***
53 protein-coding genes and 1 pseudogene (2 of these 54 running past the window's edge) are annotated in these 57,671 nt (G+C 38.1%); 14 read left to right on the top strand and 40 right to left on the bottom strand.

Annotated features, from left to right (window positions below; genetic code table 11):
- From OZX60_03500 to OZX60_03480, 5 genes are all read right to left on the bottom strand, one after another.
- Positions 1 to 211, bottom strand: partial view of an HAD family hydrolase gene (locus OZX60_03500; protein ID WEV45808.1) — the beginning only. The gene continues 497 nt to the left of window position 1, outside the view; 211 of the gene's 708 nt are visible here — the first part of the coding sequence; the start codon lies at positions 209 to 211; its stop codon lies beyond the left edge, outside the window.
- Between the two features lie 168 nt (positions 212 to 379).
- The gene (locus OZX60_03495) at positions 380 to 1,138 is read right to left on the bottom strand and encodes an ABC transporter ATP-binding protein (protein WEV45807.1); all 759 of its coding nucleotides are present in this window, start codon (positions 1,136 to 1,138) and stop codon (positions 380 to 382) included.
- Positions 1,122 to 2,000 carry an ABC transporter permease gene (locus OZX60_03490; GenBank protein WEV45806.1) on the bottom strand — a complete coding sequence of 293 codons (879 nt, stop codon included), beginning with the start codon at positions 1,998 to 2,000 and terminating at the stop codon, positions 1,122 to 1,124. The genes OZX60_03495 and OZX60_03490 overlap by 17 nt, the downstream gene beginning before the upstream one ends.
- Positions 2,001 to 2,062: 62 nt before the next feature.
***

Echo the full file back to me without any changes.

53 protein-coding genes and 1 pseudogene (2 of these 54 running past the window's edge) are annotated in these 57,671 nt (G+C 38.1%); 14 read left to right on the top strand and 40 right to left on the bottom strand.

Annotated features, from left to right (window positions below; genetic code table 11):
- From OZX60_03500 to OZX60_03480, 5 genes are all read right to left on the bottom strand, one after another.
- Positions 1 to 211, bottom strand: partial view of an HAD family hydrolase gene (locus OZX60_03500; protein ID WEV45808.1) — the beginning only. The gene continues 497 nt to the left of window position 1, outside the view; 211 of the gene's 708 nt are visible here — the first part of the coding sequence; the start codon lies at positions 209 to 211; its stop codon lies beyond the left edge, outside the window.
- Between the two features lie 168 nt (positions 212 to 379).
- The gene (locus OZX60_03495) at positions 380 to 1,138 is read right to left on the bottom strand and encodes an ABC transporter ATP-binding protein (protein WEV45807.1); all 759 of its coding nucleotides are present in this window, start codon (positions 1,136 to 1,138) and stop codon (positions 380 to 382) included.
- Positions 1,122 to 2,000 carry an ABC transporter permease gene (locus OZX60_03490; GenBank protein WEV45806.1) on the bottom strand — a complete coding sequence of 293 codons (879 nt, stop codon included), beginning with the start codon at positions 1,998 to 2,000 and terminating at the stop codon, positions 1,122 to 1,124. The genes OZX60_03495 and OZX60_03490 overlap by 17 nt, the downstream gene beginning before the upstream one ends.
- Positions 2,001 to 2,062: 62 nt before the next feature.